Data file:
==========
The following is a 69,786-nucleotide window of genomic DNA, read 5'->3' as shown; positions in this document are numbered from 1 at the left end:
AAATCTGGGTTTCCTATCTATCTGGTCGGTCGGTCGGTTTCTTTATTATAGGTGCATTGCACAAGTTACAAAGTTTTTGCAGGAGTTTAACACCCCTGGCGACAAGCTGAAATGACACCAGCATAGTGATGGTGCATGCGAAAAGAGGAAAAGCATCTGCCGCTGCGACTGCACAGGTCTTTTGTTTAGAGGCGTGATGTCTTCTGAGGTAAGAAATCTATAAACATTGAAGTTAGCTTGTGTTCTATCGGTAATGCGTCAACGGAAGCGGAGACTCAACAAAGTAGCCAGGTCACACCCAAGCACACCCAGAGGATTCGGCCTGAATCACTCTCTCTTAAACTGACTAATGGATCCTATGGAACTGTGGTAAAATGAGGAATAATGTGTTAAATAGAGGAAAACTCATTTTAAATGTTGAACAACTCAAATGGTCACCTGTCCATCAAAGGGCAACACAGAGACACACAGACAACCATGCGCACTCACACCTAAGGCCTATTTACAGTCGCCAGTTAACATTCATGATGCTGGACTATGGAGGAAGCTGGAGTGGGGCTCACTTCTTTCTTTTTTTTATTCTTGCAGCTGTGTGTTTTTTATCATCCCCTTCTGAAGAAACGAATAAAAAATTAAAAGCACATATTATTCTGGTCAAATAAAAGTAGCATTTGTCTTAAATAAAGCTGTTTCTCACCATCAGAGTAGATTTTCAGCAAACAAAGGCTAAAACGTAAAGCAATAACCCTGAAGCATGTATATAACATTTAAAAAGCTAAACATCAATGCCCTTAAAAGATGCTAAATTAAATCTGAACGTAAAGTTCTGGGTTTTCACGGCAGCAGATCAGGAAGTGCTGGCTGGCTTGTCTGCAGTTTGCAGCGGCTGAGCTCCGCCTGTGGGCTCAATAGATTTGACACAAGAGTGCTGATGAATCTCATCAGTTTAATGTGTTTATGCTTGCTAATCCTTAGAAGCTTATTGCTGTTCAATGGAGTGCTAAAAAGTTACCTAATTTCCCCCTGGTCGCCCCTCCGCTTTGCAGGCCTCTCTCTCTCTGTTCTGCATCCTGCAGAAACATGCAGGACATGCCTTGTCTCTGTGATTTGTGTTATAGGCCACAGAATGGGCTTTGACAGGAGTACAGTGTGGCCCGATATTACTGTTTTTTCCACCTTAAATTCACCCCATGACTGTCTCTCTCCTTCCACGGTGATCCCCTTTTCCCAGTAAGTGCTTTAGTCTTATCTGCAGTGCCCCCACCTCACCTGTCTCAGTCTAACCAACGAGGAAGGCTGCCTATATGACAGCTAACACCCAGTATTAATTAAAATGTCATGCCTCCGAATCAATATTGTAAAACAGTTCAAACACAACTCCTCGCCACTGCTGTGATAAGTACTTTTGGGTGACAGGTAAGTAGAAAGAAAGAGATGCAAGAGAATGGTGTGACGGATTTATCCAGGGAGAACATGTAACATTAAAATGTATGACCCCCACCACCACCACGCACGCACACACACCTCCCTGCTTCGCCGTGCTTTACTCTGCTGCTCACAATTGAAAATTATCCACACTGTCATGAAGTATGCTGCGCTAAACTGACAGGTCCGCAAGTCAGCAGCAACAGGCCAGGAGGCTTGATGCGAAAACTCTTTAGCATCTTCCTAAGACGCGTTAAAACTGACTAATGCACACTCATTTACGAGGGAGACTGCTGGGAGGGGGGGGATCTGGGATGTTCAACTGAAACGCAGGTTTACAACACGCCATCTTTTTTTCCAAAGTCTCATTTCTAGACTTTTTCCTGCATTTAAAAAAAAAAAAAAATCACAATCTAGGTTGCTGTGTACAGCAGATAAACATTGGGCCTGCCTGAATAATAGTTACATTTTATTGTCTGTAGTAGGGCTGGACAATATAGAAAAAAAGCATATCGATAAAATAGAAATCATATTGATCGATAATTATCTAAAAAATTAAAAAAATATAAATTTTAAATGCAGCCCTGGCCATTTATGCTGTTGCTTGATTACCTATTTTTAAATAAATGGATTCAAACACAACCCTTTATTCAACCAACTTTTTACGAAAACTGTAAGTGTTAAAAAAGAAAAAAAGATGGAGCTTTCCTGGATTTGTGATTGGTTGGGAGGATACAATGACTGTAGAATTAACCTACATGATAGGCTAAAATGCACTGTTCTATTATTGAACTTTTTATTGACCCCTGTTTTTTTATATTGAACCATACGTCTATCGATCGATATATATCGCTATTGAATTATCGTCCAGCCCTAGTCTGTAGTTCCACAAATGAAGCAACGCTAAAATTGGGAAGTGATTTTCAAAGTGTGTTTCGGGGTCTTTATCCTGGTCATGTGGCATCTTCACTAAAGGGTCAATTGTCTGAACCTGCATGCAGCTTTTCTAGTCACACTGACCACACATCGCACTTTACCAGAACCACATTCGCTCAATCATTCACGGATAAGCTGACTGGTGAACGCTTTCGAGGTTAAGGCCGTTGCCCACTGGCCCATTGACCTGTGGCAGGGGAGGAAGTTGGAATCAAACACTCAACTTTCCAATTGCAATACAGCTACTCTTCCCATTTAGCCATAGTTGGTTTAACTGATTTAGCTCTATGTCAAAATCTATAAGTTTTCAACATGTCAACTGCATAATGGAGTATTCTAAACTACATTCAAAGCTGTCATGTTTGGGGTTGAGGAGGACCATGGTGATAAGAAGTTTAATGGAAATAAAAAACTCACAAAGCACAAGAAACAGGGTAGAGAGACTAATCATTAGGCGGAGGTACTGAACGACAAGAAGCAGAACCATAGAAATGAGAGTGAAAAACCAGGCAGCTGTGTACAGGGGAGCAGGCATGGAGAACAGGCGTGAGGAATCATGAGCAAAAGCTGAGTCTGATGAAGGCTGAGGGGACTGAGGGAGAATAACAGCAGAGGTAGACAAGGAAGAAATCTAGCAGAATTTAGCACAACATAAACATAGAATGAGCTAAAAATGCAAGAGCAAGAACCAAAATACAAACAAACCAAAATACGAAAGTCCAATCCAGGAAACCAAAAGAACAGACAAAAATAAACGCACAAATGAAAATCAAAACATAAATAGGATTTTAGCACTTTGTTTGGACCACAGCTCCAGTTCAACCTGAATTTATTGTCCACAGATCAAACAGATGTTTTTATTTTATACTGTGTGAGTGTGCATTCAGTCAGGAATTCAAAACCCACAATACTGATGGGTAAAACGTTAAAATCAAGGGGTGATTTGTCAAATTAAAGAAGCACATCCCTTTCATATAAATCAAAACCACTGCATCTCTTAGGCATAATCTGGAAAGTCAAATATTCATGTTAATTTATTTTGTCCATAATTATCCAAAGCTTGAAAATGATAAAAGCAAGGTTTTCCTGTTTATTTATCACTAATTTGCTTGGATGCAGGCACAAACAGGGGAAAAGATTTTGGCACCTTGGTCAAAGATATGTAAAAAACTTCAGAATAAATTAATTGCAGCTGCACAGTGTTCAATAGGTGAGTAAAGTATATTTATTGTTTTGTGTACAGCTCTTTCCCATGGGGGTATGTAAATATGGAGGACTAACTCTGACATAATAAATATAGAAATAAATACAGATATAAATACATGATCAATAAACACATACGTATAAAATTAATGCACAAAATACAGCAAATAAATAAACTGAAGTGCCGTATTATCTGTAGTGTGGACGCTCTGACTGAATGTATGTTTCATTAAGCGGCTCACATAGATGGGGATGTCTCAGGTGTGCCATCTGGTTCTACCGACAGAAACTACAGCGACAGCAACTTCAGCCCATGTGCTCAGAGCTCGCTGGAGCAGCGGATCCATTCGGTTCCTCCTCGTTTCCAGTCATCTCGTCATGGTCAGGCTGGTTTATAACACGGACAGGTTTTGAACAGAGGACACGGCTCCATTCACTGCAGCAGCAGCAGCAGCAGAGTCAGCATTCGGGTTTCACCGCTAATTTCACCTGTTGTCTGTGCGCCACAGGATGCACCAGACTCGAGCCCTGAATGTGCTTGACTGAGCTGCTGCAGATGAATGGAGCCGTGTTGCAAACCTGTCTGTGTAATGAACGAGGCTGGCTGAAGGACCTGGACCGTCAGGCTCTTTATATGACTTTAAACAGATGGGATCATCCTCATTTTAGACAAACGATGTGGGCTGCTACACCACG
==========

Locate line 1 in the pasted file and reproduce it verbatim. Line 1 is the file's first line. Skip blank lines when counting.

The following is a 69,786-nucleotide window of genomic DNA, read 5'->3' as shown; positions in this document are numbered from 1 at the left end: